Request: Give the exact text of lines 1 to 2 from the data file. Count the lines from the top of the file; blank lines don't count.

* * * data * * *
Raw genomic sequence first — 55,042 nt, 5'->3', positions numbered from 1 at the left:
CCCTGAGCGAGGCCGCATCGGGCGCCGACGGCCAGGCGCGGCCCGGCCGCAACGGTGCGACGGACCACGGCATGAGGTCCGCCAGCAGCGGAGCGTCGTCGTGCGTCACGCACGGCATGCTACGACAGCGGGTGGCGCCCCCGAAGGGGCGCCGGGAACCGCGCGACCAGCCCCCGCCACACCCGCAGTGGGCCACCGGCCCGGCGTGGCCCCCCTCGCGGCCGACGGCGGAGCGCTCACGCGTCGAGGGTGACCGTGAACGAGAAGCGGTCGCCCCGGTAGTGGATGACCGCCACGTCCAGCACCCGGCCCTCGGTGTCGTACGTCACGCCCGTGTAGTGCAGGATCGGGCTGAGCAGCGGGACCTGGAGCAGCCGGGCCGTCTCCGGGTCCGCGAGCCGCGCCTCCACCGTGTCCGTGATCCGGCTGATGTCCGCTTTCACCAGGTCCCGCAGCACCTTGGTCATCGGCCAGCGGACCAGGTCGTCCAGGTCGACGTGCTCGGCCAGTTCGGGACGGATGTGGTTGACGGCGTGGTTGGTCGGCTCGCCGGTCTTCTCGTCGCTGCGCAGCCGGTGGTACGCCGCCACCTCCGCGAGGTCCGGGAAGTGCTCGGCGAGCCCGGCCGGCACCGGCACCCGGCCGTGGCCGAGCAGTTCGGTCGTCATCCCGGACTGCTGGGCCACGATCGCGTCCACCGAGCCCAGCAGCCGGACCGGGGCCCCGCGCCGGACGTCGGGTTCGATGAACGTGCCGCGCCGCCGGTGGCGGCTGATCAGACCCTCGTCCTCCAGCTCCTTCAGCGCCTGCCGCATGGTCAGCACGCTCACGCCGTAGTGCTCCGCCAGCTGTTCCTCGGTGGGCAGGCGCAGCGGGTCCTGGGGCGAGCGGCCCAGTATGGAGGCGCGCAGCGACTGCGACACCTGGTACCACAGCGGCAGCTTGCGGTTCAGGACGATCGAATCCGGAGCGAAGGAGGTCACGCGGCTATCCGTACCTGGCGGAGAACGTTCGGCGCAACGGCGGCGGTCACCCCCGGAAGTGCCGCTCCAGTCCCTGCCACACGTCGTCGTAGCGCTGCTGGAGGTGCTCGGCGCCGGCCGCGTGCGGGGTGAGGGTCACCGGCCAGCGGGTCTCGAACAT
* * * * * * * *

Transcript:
Raw genomic sequence first — 55,042 nt, 5'->3', positions numbered from 1 at the left:
CCCTGAGCGAGGCCGCATCGGGCGCCGACGGCCAGGCGCGGCCCGGCCGCAACGGTGCGACGGACCACGGCATGAGGTCCGCCAGCAGCGGAGCGTCGTCGTGCGTCACGCACGGCATGCTACGACAGCGGGTGGCGCCCCCGAAGGGGCGCCGGGAACCGCGCGACCAGCCCCCGCCACACCCGCAGTGGGCCACCGGCCCGGCGTGGCCCCCCTCGCGGCCGACGGCGGAGCGCTCACGCGTCGAGGGTGACCGTGAACGAGAAGCGGTCGCCCCGGTAGTGGATGACCGCCACGTCCAGCACCCGGCCCTCGGTGTCGTACGTCACGCCCGTGTAGTGCAGGATCGGGCTGAGCAGCGGGACCTGGAGCAGCCGGGCCGTCTCCGGGTCCGCGAGCCGCGCCTCCACCGTGTCCGTGATCCGGCTGATGTCCGCTTTCACCAGGTCCCGCAGCACCTTGGTCATCGGCCAGCGGACCAGGTCGTCCAGGTCGACGTGCTCGGCCAGTTCGGGACGGATGTGGTTGACGGCGTGGTTGGTCGGCTCGCCGGTCTTCTCGTCGCTGCGCAGCCGGTGGTACGCCGCCACCTCCGCGAGGTCCGGGAAGTGCTCGGCGAGCCCGGCCGGCACCGGCACCCGGCCGTGGCCGAGCAGTTCGGTCGTCATCCCGGACTGCTGGGCCACGATCGCGTCCACCGAGCCCAGCAGCCGGACCGGGGCCCCGCGCCGGACGTCGGGTTCGATGAACGTGCCGCGCCGCCGGTGGCGGCTGATCAGACCCTCGTCCTCCAGCTCCTTCAGCGCCTGCCGCATGGTCAGCACGCTCACGCCGTAGTGCTCCGCCAGCTGTTCCTCGGTGGGCAGGCGCAGCGGGTCCTGGGGCGAGCGGCCCAGTATGGAGGCGCGCAGCGACTGCGACACCTGGTACCACAGCGGCAGCTTGCGGTTCAGGACGATCGAATCCGGAGCGAAGGAGGTCACGCGGCTATCCGTACCTGGCGGAGAACGTTCGGCGCAACGGCGGCGGTCACCCCCGGAAGTGCCGCTCCAGTCCCTGCCACACGTCGTCGTAGCGCTGCTGGAGGTGCTCGGCGCCGGCCGCGTGCGGGGTGAGGGTCACCGGCCAGCGGGTCTCGAACAT